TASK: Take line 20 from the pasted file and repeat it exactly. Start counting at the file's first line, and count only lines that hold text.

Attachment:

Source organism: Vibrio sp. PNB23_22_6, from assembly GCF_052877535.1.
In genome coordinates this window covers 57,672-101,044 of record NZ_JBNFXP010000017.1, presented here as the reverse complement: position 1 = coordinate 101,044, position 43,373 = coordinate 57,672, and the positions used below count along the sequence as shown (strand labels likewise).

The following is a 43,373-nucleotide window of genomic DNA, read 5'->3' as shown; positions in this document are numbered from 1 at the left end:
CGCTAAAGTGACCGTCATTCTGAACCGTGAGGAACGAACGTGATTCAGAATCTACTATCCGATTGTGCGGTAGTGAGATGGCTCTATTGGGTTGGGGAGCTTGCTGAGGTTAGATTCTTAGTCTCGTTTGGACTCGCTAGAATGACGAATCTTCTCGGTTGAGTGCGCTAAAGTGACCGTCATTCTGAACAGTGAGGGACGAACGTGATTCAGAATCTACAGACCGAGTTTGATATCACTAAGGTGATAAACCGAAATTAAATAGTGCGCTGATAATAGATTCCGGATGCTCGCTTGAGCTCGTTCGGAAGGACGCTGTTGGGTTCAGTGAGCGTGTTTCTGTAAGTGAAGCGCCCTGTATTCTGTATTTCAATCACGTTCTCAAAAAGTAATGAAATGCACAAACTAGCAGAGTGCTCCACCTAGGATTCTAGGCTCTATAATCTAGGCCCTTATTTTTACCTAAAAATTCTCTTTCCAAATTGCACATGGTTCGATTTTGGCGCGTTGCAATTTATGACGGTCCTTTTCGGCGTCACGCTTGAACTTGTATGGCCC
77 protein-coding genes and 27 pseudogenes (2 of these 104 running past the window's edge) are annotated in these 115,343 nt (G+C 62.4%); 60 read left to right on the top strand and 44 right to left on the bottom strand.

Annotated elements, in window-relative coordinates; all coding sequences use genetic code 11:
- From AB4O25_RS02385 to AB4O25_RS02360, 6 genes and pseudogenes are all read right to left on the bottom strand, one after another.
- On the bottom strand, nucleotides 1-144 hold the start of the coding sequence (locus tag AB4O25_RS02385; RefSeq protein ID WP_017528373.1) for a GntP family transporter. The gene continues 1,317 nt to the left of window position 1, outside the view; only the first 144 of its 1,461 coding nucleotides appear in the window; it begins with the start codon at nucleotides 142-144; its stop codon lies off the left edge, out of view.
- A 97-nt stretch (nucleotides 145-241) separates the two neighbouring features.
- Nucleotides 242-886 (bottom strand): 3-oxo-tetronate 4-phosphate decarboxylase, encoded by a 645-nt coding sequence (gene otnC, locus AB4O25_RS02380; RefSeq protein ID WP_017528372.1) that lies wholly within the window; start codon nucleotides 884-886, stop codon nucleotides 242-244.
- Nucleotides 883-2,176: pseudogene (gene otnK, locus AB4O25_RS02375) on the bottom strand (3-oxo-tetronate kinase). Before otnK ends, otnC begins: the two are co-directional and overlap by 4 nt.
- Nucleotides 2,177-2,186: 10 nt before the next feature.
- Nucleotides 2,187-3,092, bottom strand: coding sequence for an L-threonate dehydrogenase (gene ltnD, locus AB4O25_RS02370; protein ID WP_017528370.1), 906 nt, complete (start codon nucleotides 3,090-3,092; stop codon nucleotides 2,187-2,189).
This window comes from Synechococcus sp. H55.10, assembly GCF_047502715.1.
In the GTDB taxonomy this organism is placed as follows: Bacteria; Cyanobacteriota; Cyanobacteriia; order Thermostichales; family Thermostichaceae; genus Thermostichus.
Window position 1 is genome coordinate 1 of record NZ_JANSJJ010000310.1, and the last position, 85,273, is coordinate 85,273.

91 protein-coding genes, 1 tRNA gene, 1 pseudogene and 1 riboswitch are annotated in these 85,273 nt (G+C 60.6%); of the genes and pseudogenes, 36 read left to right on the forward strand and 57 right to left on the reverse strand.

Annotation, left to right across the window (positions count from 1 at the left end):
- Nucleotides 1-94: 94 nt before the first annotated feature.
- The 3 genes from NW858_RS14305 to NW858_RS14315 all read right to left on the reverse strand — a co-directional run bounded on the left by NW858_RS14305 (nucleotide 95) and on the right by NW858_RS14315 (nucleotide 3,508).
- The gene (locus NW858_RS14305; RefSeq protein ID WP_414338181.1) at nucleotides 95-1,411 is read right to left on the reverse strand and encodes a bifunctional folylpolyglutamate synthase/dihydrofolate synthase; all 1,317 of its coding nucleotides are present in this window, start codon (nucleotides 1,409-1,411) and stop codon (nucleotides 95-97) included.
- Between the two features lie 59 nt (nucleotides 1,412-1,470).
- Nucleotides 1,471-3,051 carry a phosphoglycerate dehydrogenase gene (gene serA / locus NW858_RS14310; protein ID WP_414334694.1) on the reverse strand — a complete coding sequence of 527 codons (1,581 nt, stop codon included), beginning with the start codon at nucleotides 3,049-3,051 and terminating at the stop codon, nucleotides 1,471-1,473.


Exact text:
- The 3 genes from NW858_RS14305 to NW858_RS14315 all read right to left on the reverse strand — a co-directional run bounded on the left by NW858_RS14305 (nucleotide 95) and on the right by NW858_RS14315 (nucleotide 3,508).